The space is furnished here with Made-by-Howe Salon Chairs and a Georgian mahogany table. Thanks to an ever-evolving inventory, the ensemble often gets swapped out for an Irish hunt table, French farmhouse table, or series of folding trestle tables, depending on the needs of the day. The hanging lantern is French art nouveau and the hanging cabinet lights have vintage ruffled glass shades.

&#8\2\20;when we first saw the long, narrow space, it was a cluttered aladd 10
Above: “When we first saw the long, narrow space, it was a cluttered Aladdin’s cave of stored furniture,” says Plain English design director Merlin Wright. “Creating the kitchen was an opportunity to stretch the normal rules of composition and make a very long plan, like a theatrical backdrop.”

The design features cupboards from Plain English’s Tetbury Long House and Spitalfields lines. The paint—”we selected neutral off-whites for the basement setting”—came from Edward Bulmer, a line of low-VOC, natural paint that Christopher swears by.

a howe signature touch: the antique stoneware sink and reclaimed taps. (the thi 11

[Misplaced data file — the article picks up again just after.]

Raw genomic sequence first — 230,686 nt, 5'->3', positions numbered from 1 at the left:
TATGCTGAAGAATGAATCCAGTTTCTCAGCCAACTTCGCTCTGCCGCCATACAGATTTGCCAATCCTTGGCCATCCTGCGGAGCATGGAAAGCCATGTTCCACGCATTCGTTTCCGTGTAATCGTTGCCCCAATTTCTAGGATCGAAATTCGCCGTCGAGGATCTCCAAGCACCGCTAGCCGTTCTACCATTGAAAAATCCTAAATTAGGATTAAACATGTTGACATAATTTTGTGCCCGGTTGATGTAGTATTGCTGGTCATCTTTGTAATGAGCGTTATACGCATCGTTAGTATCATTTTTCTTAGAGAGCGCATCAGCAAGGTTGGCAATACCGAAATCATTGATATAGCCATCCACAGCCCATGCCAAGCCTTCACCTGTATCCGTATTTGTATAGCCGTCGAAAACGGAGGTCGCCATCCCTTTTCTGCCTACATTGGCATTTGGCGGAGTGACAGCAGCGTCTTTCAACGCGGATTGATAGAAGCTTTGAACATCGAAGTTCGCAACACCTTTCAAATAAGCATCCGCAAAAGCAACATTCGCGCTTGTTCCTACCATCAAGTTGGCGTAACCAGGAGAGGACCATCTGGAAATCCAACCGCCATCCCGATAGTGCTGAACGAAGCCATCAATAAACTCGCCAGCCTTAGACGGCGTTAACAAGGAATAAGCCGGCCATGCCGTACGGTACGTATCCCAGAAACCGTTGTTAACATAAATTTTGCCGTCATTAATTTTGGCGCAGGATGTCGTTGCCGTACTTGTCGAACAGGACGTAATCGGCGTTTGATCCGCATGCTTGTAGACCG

Above: A Howe signature touch: the antique stoneware sink and reclaimed taps. (The thin black spout came from a school science lab and supplies distilled drinking water.) The counter is pitch pine that was cut from old church beams. A dishwasher is concealed to the right of the sink.

The drawers are made of white oak, which Plain English usually lacquers, “but we wanted the wood to age naturally with time and use,” says Ali Yarr of Howe, who notes, “another feature many comment on is the authentic lack of toe kick along the base of the dresser.”

the open shelves provide plenty of display space: they&#8\2\17;re lined wit 12
Above: The open shelves provide plenty of display space: They’re lined with Royal Stafford creamware in a revived pattern called Honest, available exclusively from the shop. Modeled after 18th-century cabinet hardware, the brass button and cup pulls were sand cast in the UK by one of Plain English’s secret sources.